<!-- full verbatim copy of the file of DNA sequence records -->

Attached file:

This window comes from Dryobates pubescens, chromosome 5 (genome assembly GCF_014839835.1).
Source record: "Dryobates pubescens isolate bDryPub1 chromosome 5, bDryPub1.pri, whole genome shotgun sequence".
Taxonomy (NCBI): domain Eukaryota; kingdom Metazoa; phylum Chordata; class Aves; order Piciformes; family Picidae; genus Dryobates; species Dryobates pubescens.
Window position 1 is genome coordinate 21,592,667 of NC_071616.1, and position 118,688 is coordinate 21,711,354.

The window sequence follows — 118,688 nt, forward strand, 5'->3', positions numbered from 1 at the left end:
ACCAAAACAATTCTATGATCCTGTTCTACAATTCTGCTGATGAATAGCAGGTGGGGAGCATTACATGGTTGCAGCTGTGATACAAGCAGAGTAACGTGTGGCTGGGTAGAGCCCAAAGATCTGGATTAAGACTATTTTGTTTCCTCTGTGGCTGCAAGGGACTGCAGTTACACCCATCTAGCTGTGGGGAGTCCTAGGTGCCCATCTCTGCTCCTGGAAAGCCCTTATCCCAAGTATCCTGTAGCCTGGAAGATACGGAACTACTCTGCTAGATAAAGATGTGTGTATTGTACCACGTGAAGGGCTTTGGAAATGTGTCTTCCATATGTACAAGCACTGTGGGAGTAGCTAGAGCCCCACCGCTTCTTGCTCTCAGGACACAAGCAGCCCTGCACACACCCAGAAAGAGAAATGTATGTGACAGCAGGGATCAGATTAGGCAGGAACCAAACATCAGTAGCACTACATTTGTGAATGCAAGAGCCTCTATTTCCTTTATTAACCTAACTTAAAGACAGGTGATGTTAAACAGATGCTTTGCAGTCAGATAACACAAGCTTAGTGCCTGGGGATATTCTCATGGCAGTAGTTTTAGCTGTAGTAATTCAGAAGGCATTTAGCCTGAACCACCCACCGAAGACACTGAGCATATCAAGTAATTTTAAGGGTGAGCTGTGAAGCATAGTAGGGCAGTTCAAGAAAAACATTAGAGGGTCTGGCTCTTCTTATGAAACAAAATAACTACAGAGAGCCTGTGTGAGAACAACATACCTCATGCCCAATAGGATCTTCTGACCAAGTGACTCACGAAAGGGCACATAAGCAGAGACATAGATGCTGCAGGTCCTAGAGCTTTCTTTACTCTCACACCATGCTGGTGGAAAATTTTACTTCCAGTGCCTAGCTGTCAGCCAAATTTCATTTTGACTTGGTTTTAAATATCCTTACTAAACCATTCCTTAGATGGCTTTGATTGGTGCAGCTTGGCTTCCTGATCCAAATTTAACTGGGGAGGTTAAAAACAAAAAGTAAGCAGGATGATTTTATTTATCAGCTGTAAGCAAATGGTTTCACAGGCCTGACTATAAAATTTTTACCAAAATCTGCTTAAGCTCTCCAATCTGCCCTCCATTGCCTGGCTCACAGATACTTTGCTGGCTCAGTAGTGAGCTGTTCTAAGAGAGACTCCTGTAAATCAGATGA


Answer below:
This window comes from Dryobates pubescens, chromosome 5 (genome assembly GCF_014839835.1).
Source record: "Dryobates pubescens isolate bDryPub1 chromosome 5, bDryPub1.pri, whole genome shotgun sequence".
Taxonomy (NCBI): domain Eukaryota; kingdom Metazoa; phylum Chordata; class Aves; order Piciformes; family Picidae; genus Dryobates; species Dryobates pubescens.
Window position 1 is genome coordinate 21,592,667 of NC_071616.1, and position 118,688 is coordinate 21,711,354.

The window sequence follows — 118,688 nt, forward strand, 5'->3', positions numbered from 1 at the left end:
ACCAAAACAATTCTATGATCCTGTTCTACAATTCTGCTGATGAATAGCAGGTGGGGAGCATTACATGGTTGCAGCTGTGATACAAGCAGAGTAACGTGTGGCTGGGTAGAGCCCAAAGATCTGGATTAAGACTATTTTGTTTCCTCTGTGGCTGCAAGGGACTGCAGTTACACCCATCTAGCTGTGGGGAGTCCTAGGTGCCCATCTCTGCTCCTGGAAAGCCCTTATCCCAAGTATCCTGTAGCCTGGAAGATACGGAACTACTCTGCTAGATAAAGATGTGTGTATTGTACCACGTGAAGGGCTTTGGAAATGTGTCTTCCATATGTACAAGCACTGTGGGAGTAGCTAGAGCCCCACCGCTTCTTGCTCTCAGGACACAAGCAGCCCTGCACACACCCAGAAAGAGAAATGTATGTGACAGCAGGGATCAGATTAGGCAGGAACCAAACATCAGTAGCACTACATTTGTGAATGCAAGAGCCTCTATTTCCTTTATTAACCTAACTTAAAGACAGGTGATGTTAAACAGATGCTTTGCAGTCAGATAACACAAGCTTAGTGCCTGGGGATATTCTCATGGCAGTAGTTTTAGCTGTAGTAATTCAGAAGGCATTTAGCCTGAACCACCCACCGAAGACACTGAGCATATCAAGTAATTTTAAGGGTGAGCTGTGAAGCATAGTAGGGCAGTTCAAGAAAAACATTAGAGGGTCTGGCTCTTCTTATGAAACAAAATAACTACAGAGAGCCTGTGTGAGAACAACATACCTCATGCCCAATAGGATCTTCTGACCAAGTGACTCACGAAAGGGCACATAAGCAGAGACATAGATGCTGCAGGTCCTAGAGCTTTCTTTACTCTCACACCATGCTGGTGGAAAATTTTACTTCCAGTGCCTAGCTGTCAGCCAAATTTCATTTTGACTTGGTTTTAAATATCCTTACTAAACCATTCCTTAGATGGCTTTGATTGGTGCAGCTTGGCTTCCTGATCCAAATTTAACTGGGGAGGTTAAAAACAAAAAGTAAGCAGGATGATTTTATTTATCAGCTGTAAGCAAATGGTTTCACAGGCCTGACTATAAAATTTTTACCAAAATCTGCTTAAGCTCTCCAATCTGCCCTCCATTGCCTGGCTCACAGATACTTTGCTGGCTCAGTAGTGAGCTGTTCTAAGAGAGACTCCTGTAAATCAGATGA